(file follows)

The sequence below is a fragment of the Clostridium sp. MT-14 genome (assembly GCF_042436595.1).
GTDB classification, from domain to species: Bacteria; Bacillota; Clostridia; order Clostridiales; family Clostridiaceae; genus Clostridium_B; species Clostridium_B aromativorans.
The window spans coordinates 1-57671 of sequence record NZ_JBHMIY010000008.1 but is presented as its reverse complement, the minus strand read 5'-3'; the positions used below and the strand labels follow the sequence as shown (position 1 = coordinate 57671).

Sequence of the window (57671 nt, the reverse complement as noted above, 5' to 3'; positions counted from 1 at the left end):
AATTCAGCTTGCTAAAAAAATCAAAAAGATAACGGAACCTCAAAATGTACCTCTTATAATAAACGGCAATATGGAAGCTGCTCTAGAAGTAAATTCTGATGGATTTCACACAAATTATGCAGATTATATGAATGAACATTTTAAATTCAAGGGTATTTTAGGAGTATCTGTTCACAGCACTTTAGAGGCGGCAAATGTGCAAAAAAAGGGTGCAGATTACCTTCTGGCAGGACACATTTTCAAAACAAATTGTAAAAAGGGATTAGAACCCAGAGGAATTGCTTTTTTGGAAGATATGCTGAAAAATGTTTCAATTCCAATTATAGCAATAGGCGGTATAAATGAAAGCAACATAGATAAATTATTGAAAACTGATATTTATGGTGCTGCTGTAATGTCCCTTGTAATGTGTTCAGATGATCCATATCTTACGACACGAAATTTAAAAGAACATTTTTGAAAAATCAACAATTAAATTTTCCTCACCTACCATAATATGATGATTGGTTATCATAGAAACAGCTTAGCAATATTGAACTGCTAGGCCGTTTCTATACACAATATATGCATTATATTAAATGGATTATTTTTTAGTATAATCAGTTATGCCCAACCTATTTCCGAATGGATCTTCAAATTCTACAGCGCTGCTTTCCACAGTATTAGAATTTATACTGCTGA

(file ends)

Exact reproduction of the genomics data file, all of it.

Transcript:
The sequence below is a fragment of the Clostridium sp. MT-14 genome (assembly GCF_042436595.1).
GTDB classification, from domain to species: Bacteria; Bacillota; Clostridia; order Clostridiales; family Clostridiaceae; genus Clostridium_B; species Clostridium_B aromativorans.
The window spans coordinates 1-57671 of sequence record NZ_JBHMIY010000008.1 but is presented as its reverse complement, the minus strand read 5'-3'; the positions used below and the strand labels follow the sequence as shown (position 1 = coordinate 57671).

Sequence of the window (57671 nt, the reverse complement as noted above, 5' to 3'; positions counted from 1 at the left end):
AATTCAGCTTGCTAAAAAAATCAAAAAGATAACGGAACCTCAAAATGTACCTCTTATAATAAACGGCAATATGGAAGCTGCTCTAGAAGTAAATTCTGATGGATTTCACACAAATTATGCAGATTATATGAATGAACATTTTAAATTCAAGGGTATTTTAGGAGTATCTGTTCACAGCACTTTAGAGGCGGCAAATGTGCAAAAAAAGGGTGCAGATTACCTTCTGGCAGGACACATTTTCAAAACAAATTGTAAAAAGGGATTAGAACCCAGAGGAATTGCTTTTTTGGAAGATATGCTGAAAAATGTTTCAATTCCAATTATAGCAATAGGCGGTATAAATGAAAGCAACATAGATAAATTATTGAAAACTGATATTTATGGTGCTGCTGTAATGTCCCTTGTAATGTGTTCAGATGATCCATATCTTACGACACGAAATTTAAAAGAACATTTTTGAAAAATCAACAATTAAATTTTCCTCACCTACCATAATATGATGATTGGTTATCATAGAAACAGCTTAGCAATATTGAACTGCTAGGCCGTTTCTATACACAATATATGCATTATATTAAATGGATTATTTTTTAGTATAATCAGTTATGCCCAACCTATTTCCGAATGGATCTTCAAATTCTACAGCGCTGCTTTCCACAGTATTAGAATTTATACTGCTGA